June 8, 2000
As you can probably guess from the subject line, this one is about my trip to China with Jeff. We went to China at the end of March, and were only able to spend three days there. However, they were tightly packed days.
We arrived in Beijing late on a Thursday night, March 16, and we only had until Sunday morning to "do" Beijing and the Great Wall. We were met at the airport by an English speaking guide named Ho. Jeff had booked the trip through a travel agency in Japan, and the package included the ticket, hotel, and travel both ways between the airport and the hotel. Hoís English wasn't perfect, but it was certainly better than what we were used to hearing in Japan, and his name speaks for itself. We were both confused at first because he kept on talking about "everyone's" plans for the next day, and what "everyone" was going to do. After about ten minutes we realized that "everyone" meant me and Jeff. Although we are both ostensibly English teachers, we didn't correct him. It was too funny.
Anyway, when we got to the hotel Ho helped us check in, and then he gave us some good advice on how to see the important sites the next day, Friday. We also told him that we wanted to get to the Great Wall on Saturday, and we asked his advice on how to get there, since the place we wanted to go was three hours away by car. He said that the driver who took us from the airport was available, and that the four of us (myself, Jeff, Ho, and the driver) could go together. He wanted to charge us about $80 total for the whole thing. We thought that was a great idea, and we were relieved to have solved that problem so early in the trip.
On Friday we woke up very early to go to Tiananmen Square and witness the official sunrise flag-raising. This is a popular activity for Chinese people, but we saw very few other foreigners there. A highly trained group of soldiers, marching at EXACTLY 108 steps per minute, EXACTLY 70 centimeters per step, formed the honor guard for the flag bearer. Once the flag was attached to the pole, it started to rise and the national anthem started at the EXACT moment of the sunrise, according to the almanac. The anthem finished at EXACTLY the same moment that the flag reached the top of the pole. The soldiers marched away EXACTLY as they came, and everyone left.
While there is a large police presence in and around Tiananmen Square, almost none of them carry guns. This was a pleasant surprise. Of course, the only explanation we could think of for this is that the general populace has been under a harsh military dictatorship for so long that, in Jeffís words, "they live in fear." As we all know, there are tanks close by in case of need.
Another interesting thing to see in Beijing is the mix of cultures -- Chinese cultures. It was kind of cool to see young children in brightly colored western clothing next to women wearing traditional chinese styles next to old men still sporting the navy blue "Mao Suit," complete with hat. It was strange to imagine a time when everyone would have been wearing identical Mao Suits, and I am glad it is not like that anymore -- we stuck out enough as it is.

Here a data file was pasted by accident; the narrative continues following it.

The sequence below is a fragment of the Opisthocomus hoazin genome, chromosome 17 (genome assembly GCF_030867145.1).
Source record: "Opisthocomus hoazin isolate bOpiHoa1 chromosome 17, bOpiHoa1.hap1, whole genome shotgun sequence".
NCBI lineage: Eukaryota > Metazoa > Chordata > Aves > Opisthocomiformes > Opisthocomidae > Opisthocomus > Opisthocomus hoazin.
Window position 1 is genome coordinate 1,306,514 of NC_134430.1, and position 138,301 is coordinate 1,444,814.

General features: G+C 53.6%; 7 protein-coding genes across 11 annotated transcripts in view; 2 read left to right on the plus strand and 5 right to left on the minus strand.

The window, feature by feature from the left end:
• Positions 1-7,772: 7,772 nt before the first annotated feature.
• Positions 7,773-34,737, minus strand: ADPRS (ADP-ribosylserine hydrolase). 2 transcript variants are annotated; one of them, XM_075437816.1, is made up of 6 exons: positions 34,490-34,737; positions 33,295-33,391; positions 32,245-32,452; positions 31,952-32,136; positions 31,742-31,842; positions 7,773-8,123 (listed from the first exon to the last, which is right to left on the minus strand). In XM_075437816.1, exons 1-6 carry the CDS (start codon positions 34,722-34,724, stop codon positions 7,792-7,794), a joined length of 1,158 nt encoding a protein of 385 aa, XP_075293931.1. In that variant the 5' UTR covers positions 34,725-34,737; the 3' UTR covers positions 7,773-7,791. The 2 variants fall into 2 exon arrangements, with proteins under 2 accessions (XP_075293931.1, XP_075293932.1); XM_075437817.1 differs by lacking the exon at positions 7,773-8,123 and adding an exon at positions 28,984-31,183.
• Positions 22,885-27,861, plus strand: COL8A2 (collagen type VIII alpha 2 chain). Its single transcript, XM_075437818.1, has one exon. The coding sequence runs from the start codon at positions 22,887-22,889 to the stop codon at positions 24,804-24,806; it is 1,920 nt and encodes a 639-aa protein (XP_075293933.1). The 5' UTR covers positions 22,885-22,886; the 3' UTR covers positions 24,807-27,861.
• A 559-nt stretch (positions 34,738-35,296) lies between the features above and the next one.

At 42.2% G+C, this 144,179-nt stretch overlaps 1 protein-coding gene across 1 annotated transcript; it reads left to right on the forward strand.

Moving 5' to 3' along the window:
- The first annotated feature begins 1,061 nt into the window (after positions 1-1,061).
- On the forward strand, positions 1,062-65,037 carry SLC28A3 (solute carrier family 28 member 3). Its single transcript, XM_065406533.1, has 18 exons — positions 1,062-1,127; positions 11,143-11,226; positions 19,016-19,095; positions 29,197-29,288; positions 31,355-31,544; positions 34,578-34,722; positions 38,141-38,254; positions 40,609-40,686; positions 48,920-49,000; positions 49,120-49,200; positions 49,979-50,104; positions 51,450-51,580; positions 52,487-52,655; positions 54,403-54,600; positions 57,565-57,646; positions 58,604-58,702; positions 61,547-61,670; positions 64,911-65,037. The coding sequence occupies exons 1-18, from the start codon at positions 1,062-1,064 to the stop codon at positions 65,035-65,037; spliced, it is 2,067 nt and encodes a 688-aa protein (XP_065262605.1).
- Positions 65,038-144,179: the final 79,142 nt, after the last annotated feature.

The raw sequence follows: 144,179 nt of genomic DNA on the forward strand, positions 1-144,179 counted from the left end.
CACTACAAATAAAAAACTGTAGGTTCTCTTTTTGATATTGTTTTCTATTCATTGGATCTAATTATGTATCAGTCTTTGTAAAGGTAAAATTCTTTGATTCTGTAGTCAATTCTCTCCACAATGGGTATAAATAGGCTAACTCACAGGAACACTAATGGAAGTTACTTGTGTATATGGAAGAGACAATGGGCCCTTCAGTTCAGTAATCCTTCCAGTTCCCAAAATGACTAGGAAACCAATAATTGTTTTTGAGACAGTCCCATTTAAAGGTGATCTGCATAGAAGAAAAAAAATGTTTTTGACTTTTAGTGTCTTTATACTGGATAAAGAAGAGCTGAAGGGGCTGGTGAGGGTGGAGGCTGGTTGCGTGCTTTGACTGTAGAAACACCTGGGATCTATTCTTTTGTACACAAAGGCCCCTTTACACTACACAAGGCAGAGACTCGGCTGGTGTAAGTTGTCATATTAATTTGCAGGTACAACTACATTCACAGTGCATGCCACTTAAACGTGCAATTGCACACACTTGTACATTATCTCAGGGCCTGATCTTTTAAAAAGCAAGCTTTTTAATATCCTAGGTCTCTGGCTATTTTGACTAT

Other than the police presence and the occasional Mao Suit, there was very little of what we would consider the ìtrappingsî of communism. The most obvious were the large portraits of Mao himself, but even those werenít nearly as ubiquitous as I had been led to believe they would be. My favorite Cultural Revolution relic was a restaurant called ìRecall Oneís Past Suffering and Think About Oneís Present Happiness Restaurant.î Really. They actually have two menus, one entitled ìPast Sufferingî and one entitled ìPresent Happiness.î Unfortunately, we were unable to visit the restaurant to determine the difference.
Anyway, after the ceremony it was about 6:30 am. Nothing was open, and we didn't know what to do. Fortunately, even from the middle of Tiananmen Square, in the heart of Communist China, we could see no less than two nearby McDonalds. Chinese people must have a strange idea of what Americans eat for breakfast, because the McDonalds in China don't have any breakfast food. So, I had a spicy chicken sandwich, fries, and a coke for breakfast.
We still had some hours to kill before the Forbidden City opened (apparently, it is still Forbidden at night), so we decided to walk along some of the city streets, which at 8 am were just starting to show signs of life. At one point, we passed a very cheerful, friendly-looking guy, and he kept looking at us expectantly. I wanted to know what it was he was selling, so I tried to ask him. He couldn't speak any English, but he beckoned us to follow. Why not, right?
He led us through some narrow, dirty back alleys, and then out into a mid-sized pedestrian street. He knocked on a door that said "wall art" on it, and a few minutes later it was opened by a middle-aged guy in pajamas, still wiping the sleep out of his eyes. He woke up very quickly upon seeing us, though, and invited us inside using gestures.
The room turned out to be a small shop selling silk wall hangings, some of which were beautiful. I hadn't even known that I was looking for a Chinese silk wall hanging, but I was immediately curious. We sat looking at the walls for about five minutes with the guy who led us there, and then the older guy came back in wearing an impeccable three-piece suit. That guy changed FAST. However, he didn't really speak English either, and about ten minutes later his 25 year old daughter came in. She had studied English in college, and she spoke very well. She said that they had a much larger selection at nearby location, so we embarked on another short journey through dodgy side-streets, then through the first floor of a building that was under construction and very dusty, up a narrow staircase, and finally into what looked like a museum. There were four rooms covered from floor to ceiling with wall hangings of all sizes, many of which were stunning. There was a four seasons series that was exquisite, but $40 per piece. It was all hand-painted silk, not copies. The father and daughter even showed us a few in a more modern style that they had painted themselves.